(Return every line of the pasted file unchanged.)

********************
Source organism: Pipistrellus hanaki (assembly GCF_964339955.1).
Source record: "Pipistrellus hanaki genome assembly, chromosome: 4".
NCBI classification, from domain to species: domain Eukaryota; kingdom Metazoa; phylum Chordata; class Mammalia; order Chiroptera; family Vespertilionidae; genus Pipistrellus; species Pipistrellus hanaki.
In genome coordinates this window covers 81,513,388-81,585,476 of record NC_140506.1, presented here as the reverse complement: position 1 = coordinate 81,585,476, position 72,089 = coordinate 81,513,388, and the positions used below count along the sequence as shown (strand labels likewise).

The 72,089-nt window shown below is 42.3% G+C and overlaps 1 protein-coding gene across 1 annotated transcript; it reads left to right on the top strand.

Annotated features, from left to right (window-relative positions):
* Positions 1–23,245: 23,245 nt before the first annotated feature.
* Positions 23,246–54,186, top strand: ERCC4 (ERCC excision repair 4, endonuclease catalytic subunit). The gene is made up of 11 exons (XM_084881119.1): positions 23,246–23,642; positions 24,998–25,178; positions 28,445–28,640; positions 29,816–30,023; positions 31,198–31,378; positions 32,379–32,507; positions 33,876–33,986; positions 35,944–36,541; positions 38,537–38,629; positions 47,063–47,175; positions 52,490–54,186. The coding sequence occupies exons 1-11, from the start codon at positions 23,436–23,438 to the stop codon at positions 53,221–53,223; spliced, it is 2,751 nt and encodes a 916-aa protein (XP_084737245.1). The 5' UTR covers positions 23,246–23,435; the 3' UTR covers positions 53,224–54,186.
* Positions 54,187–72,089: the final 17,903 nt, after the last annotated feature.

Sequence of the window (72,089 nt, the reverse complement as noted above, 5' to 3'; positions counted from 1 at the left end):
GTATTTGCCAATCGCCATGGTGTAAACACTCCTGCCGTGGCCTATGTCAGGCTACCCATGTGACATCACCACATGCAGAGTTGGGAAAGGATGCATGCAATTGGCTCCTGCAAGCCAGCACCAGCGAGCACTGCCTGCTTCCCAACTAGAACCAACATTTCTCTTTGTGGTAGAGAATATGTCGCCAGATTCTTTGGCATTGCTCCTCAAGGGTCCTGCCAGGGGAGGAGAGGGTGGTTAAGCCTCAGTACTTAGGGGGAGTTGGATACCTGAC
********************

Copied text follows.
Source organism: Pipistrellus hanaki (assembly GCF_964339955.1).
Source record: "Pipistrellus hanaki genome assembly, chromosome: 4".
NCBI classification, from domain to species: domain Eukaryota; kingdom Metazoa; phylum Chordata; class Mammalia; order Chiroptera; family Vespertilionidae; genus Pipistrellus; species Pipistrellus hanaki.
In genome coordinates this window covers 81,513,388-81,585,476 of record NC_140506.1, presented here as the reverse complement: position 1 = coordinate 81,585,476, position 72,089 = coordinate 81,513,388, and the positions used below count along the sequence as shown (strand labels likewise).

The 72,089-nt window shown below is 42.3% G+C and overlaps 1 protein-coding gene across 1 annotated transcript; it reads left to right on the top strand.

Annotated features, from left to right (window-relative positions):
* Positions 1–23,245: 23,245 nt before the first annotated feature.
* Positions 23,246–54,186, top strand: ERCC4 (ERCC excision repair 4, endonuclease catalytic subunit). The gene is made up of 11 exons (XM_084881119.1): positions 23,246–23,642; positions 24,998–25,178; positions 28,445–28,640; positions 29,816–30,023; positions 31,198–31,378; positions 32,379–32,507; positions 33,876–33,986; positions 35,944–36,541; positions 38,537–38,629; positions 47,063–47,175; positions 52,490–54,186. The coding sequence occupies exons 1-11, from the start codon at positions 23,436–23,438 to the stop codon at positions 53,221–53,223; spliced, it is 2,751 nt and encodes a 916-aa protein (XP_084737245.1). The 5' UTR covers positions 23,246–23,435; the 3' UTR covers positions 53,224–54,186.
* Positions 54,187–72,089: the final 17,903 nt, after the last annotated feature.

Sequence of the window (72,089 nt, the reverse complement as noted above, 5' to 3'; positions counted from 1 at the left end):
GTATTTGCCAATCGCCATGGTGTAAACACTCCTGCCGTGGCCTATGTCAGGCTACCCATGTGACATCACCACATGCAGAGTTGGGAAAGGATGCATGCAATTGGCTCCTGCAAGCCAGCACCAGCGAGCACTGCCTGCTTCCCAACTAGAACCAACATTTCTCTTTGTGGTAGAGAATATGTCGCCAGATTCTTTGGCATTGCTCCTCAAGGGTCCTGCCAGGGGAGGAGAGGGTGGTTAAGCCTCAGTACTTAGGGGGAGTTGGATACCTGAC